DANCE ORIGIN: Spain/ Andalucia
The cante (song) was the first aspect of the art to emerge. It was the soulful expression of impoverished communities of gitanos (Gypsies) and other lower class Andalusians in post-Inquisition Spain. Flamenco became a way to express and transform suffering and maintain dignity in the face of oppression. Capturing the attention of the ruling-class bourgeois, this unabashed form of expression began to emerge from the ghettos. As the art progressed and blended with other Andalusian folk traditions, flamenco moved from clandestine social gatherings to intimate nightclubs, eventually landing on the global world stage and becoming an international phenomenon well loved by audiences the world over.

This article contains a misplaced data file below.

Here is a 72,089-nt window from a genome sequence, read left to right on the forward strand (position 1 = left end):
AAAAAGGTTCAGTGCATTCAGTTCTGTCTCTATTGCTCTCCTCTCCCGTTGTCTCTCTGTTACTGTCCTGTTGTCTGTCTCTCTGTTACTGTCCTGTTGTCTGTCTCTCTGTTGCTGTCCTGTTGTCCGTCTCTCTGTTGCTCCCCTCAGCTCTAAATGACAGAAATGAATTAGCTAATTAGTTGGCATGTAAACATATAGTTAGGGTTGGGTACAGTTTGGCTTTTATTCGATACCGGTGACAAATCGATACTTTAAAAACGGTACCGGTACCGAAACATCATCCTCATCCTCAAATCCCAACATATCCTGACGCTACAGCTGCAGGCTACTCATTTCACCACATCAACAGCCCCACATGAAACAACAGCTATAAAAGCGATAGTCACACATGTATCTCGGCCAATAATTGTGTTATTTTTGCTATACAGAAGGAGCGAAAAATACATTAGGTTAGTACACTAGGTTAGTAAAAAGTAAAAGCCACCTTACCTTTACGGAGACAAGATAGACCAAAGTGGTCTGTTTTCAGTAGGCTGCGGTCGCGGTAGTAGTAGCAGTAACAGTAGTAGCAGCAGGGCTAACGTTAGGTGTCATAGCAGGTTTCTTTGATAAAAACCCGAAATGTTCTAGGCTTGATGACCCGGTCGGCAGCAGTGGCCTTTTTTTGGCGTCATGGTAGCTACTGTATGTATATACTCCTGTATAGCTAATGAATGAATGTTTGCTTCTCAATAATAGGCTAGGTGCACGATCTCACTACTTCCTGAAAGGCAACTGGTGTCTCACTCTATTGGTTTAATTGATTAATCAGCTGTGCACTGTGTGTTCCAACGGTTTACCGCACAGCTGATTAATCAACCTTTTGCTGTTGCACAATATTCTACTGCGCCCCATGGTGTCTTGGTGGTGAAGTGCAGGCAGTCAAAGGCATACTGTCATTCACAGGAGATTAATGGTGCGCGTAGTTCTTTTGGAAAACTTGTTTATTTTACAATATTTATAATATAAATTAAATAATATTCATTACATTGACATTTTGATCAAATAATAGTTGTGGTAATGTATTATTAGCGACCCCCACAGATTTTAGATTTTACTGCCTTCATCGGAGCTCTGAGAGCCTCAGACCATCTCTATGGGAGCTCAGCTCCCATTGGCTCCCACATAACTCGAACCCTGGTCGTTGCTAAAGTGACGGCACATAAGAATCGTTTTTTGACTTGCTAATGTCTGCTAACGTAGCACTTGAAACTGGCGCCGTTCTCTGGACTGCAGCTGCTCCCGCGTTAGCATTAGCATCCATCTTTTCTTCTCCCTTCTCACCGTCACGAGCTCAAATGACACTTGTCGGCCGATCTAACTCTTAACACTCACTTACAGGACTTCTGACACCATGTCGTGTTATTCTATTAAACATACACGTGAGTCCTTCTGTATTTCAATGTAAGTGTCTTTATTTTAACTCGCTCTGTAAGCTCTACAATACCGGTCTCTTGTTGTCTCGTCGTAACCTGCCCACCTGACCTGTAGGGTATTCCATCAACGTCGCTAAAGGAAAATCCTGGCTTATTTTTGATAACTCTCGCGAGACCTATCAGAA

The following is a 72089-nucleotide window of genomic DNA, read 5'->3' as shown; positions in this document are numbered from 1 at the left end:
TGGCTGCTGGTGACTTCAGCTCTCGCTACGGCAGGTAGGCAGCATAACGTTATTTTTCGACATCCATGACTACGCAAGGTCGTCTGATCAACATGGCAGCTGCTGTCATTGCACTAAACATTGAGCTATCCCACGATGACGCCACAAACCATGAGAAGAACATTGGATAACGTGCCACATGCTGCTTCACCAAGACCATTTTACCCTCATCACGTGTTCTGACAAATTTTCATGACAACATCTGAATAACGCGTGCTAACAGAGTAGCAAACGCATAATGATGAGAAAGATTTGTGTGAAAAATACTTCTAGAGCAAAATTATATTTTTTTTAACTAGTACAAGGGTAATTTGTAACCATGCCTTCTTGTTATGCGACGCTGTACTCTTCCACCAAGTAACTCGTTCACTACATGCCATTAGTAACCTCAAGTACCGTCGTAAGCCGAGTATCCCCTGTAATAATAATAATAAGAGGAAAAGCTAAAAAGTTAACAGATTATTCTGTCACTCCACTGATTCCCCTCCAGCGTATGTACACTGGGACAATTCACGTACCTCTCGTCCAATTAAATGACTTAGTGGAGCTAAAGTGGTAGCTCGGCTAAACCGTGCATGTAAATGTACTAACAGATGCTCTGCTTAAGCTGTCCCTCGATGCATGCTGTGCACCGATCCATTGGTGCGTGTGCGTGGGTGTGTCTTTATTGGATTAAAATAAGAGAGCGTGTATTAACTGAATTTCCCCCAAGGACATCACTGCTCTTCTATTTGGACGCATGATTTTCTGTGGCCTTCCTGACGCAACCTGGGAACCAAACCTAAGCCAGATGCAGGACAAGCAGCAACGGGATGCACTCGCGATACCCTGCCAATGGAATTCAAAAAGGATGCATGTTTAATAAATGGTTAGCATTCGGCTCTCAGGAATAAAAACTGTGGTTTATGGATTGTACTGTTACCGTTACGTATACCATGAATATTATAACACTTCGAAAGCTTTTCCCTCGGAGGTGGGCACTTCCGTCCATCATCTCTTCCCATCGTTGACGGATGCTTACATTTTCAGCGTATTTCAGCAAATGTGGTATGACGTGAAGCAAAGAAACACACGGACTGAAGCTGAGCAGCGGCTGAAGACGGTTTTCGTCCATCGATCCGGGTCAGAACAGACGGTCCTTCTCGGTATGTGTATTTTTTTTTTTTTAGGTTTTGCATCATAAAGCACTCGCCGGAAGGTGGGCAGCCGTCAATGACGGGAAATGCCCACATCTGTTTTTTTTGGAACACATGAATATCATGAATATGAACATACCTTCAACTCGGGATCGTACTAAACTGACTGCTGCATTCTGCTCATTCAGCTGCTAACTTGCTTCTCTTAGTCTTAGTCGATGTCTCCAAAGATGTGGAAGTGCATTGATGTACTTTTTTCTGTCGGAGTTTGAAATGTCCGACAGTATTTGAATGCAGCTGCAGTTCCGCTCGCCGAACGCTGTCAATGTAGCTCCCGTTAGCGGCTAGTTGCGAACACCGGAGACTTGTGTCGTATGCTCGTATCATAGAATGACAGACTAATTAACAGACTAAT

Artistic director, Mónica, is a leading Bay Area flamenco dance teacher having studied and toured internationally with Spain’s foremost artists including the acclaimed Maria Benitez Spanish Dance Company. She began Pasión Flamenca (formerly Arte y Compás) in 1999 to present traditional style tablao (nightclub) flamenco. The company performs throughout the Bay Area and has toured in Hawaii, Alaska and Northern California.
TITLE OF PIECE: Tientos
There are many different rhythmic-song forms in flamenco referred to as palos. Tientos, performed in a sustained 4/4 time signature, is majestic, profound and sensual. Believed to have first developed in the port city of Cádiz during the late 1800s, tientos typically ends with the up-tempo Arabic-influenced palo, called tangos. Pasión Flamenca performs a traditional tientos. Most typically done as a solo form, this company transforms it to a group choreography playing with rhythmic calls and responses between dancers, guitarist and palmeros (hand-clappers).